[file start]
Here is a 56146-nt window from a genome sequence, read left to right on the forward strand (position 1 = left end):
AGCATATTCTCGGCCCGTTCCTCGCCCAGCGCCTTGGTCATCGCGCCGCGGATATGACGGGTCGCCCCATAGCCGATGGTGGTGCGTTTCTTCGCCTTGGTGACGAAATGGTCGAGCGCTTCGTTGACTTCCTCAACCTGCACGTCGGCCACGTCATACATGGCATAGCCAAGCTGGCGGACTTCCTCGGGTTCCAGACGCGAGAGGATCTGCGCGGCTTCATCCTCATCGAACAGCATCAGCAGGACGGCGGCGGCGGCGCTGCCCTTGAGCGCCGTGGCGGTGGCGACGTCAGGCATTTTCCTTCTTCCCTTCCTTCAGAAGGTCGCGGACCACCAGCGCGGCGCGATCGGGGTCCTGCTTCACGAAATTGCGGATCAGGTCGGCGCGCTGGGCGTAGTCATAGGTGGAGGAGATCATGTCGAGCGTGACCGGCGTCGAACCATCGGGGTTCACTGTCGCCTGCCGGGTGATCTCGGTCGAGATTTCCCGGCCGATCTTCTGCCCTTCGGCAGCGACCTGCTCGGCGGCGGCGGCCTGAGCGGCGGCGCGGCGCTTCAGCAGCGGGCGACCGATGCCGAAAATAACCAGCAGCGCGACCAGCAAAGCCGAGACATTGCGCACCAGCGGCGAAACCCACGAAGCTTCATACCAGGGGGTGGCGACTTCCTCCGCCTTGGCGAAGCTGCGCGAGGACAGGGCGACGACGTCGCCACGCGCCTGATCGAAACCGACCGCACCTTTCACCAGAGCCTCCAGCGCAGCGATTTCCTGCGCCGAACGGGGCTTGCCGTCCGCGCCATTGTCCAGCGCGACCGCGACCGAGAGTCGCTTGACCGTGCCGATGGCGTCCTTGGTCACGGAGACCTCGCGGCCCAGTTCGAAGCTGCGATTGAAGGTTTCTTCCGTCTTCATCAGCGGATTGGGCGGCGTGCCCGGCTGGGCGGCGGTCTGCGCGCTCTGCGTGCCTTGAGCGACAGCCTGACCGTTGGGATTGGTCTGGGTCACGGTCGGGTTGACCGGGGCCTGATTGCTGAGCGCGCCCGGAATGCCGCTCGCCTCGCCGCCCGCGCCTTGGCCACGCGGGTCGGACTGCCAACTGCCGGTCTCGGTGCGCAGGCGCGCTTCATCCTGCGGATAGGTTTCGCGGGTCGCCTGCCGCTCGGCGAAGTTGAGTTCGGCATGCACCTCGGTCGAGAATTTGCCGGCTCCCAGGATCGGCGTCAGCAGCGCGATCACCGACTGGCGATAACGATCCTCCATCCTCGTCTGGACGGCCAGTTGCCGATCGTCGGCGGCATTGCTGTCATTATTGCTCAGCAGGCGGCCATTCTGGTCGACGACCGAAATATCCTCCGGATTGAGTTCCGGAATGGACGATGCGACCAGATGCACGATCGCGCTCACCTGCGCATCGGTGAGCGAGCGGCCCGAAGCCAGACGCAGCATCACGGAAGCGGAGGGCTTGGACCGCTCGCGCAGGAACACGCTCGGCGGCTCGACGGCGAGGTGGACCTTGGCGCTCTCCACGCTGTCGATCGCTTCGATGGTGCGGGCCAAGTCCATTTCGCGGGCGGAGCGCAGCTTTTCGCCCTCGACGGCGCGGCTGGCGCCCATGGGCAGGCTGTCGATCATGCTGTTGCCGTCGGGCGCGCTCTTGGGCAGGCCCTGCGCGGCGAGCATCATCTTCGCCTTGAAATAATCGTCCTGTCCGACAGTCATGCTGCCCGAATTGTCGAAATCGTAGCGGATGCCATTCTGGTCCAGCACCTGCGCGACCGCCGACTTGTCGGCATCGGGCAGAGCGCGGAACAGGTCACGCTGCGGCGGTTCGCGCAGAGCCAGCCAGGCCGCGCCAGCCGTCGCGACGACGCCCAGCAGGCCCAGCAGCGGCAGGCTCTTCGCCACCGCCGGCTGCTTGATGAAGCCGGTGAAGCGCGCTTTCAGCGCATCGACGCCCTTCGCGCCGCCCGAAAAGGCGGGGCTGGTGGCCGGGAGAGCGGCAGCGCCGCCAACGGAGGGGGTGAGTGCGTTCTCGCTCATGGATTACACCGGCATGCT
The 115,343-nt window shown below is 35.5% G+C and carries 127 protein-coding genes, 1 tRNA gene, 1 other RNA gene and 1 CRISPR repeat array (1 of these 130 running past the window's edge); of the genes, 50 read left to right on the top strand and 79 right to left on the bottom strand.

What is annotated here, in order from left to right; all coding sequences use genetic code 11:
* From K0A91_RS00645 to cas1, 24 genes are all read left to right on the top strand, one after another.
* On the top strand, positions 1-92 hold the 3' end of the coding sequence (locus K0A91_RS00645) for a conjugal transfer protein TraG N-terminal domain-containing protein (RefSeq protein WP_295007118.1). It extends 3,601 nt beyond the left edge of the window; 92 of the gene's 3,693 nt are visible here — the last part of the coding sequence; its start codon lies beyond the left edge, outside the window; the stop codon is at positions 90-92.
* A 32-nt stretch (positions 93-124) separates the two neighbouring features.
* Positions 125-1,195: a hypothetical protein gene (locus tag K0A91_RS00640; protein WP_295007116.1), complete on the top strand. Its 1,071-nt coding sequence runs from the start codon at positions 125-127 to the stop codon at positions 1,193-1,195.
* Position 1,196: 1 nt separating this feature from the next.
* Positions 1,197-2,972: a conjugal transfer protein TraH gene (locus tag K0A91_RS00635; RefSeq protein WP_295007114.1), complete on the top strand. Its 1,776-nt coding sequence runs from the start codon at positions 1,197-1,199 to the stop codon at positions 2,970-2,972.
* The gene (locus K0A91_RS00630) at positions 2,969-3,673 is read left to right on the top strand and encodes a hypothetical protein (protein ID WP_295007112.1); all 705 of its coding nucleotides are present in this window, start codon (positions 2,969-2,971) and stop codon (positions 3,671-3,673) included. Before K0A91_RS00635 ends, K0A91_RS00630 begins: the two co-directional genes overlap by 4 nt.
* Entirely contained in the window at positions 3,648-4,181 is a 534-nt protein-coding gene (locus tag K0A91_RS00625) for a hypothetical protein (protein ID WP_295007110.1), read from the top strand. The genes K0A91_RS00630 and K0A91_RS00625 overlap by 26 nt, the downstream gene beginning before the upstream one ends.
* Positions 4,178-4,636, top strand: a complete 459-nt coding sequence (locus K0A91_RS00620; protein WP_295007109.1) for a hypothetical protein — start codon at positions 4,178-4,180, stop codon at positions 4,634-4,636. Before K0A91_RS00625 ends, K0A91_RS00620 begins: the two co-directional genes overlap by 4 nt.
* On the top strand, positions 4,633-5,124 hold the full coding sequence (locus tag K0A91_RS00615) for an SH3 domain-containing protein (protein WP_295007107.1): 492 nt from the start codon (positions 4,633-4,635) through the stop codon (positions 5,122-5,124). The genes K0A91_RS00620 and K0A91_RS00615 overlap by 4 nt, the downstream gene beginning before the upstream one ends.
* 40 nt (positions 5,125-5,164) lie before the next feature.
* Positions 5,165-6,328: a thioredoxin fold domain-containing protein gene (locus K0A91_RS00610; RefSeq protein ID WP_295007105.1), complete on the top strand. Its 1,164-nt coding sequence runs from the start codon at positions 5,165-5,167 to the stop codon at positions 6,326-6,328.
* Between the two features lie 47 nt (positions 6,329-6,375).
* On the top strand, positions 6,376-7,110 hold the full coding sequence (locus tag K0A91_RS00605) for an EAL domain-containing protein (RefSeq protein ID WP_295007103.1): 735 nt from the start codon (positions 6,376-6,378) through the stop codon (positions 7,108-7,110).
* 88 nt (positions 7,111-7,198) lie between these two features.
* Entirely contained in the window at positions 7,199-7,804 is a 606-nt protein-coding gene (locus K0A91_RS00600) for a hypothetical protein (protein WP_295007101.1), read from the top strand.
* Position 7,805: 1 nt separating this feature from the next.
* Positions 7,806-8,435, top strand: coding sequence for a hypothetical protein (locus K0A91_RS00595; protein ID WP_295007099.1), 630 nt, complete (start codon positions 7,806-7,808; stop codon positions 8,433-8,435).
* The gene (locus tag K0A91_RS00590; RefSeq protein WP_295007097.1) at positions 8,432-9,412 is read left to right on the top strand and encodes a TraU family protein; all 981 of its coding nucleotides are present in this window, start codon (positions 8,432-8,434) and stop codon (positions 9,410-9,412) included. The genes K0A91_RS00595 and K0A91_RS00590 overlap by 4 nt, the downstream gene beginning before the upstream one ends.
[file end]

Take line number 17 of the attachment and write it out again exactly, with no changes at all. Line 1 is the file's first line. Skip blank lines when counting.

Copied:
* Between the two features lie 47 nt (positions 6,329-6,375).